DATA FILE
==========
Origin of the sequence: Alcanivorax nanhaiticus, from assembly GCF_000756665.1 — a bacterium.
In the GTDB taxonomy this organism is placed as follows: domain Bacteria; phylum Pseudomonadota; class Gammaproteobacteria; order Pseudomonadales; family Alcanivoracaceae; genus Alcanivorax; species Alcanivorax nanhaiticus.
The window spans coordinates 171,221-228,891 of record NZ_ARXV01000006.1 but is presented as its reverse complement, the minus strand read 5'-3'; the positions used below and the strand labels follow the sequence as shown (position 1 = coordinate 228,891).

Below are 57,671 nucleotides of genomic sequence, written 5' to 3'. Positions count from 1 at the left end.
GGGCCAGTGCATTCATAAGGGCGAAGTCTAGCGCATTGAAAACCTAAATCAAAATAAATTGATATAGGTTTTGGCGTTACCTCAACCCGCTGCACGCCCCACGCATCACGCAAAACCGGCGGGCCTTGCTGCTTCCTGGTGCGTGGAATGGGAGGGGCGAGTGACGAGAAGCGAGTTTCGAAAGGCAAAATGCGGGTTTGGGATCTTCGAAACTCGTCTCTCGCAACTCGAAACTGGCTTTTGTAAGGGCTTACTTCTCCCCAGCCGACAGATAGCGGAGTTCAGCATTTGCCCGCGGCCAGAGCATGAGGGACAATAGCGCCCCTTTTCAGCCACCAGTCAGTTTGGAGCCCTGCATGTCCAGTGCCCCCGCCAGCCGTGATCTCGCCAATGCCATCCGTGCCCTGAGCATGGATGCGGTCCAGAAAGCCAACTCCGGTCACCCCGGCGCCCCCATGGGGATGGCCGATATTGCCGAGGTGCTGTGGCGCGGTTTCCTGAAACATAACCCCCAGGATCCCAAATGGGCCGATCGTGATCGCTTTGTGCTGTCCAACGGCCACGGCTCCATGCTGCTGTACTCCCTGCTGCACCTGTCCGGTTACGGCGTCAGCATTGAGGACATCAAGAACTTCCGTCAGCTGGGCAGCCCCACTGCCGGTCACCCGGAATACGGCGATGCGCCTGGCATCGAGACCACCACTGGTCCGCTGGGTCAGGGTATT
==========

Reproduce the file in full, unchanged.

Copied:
Origin of the sequence: Alcanivorax nanhaiticus, from assembly GCF_000756665.1 — a bacterium.
In the GTDB taxonomy this organism is placed as follows: domain Bacteria; phylum Pseudomonadota; class Gammaproteobacteria; order Pseudomonadales; family Alcanivoracaceae; genus Alcanivorax; species Alcanivorax nanhaiticus.
The window spans coordinates 171,221-228,891 of record NZ_ARXV01000006.1 but is presented as its reverse complement, the minus strand read 5'-3'; the positions used below and the strand labels follow the sequence as shown (position 1 = coordinate 228,891).

Below are 57,671 nucleotides of genomic sequence, written 5' to 3'. Positions count from 1 at the left end.
GGGCCAGTGCATTCATAAGGGCGAAGTCTAGCGCATTGAAAACCTAAATCAAAATAAATTGATATAGGTTTTGGCGTTACCTCAACCCGCTGCACGCCCCACGCATCACGCAAAACCGGCGGGCCTTGCTGCTTCCTGGTGCGTGGAATGGGAGGGGCGAGTGACGAGAAGCGAGTTTCGAAAGGCAAAATGCGGGTTTGGGATCTTCGAAACTCGTCTCTCGCAACTCGAAACTGGCTTTTGTAAGGGCTTACTTCTCCCCAGCCGACAGATAGCGGAGTTCAGCATTTGCCCGCGGCCAGAGCATGAGGGACAATAGCGCCCCTTTTCAGCCACCAGTCAGTTTGGAGCCCTGCATGTCCAGTGCCCCCGCCAGCCGTGATCTCGCCAATGCCATCCGTGCCCTGAGCATGGATGCGGTCCAGAAAGCCAACTCCGGTCACCCCGGCGCCCCCATGGGGATGGCCGATATTGCCGAGGTGCTGTGGCGCGGTTTCCTGAAACATAACCCCCAGGATCCCAAATGGGCCGATCGTGATCGCTTTGTGCTGTCCAACGGCCACGGCTCCATGCTGCTGTACTCCCTGCTGCACCTGTCCGGTTACGGCGTCAGCATTGAGGACATCAAGAACTTCCGTCAGCTGGGCAGCCCCACTGCCGGTCACCCGGAATACGGCGATGCGCCTGGCATCGAGACCACCACTGGTCCGCTGGGTCAGGGTATT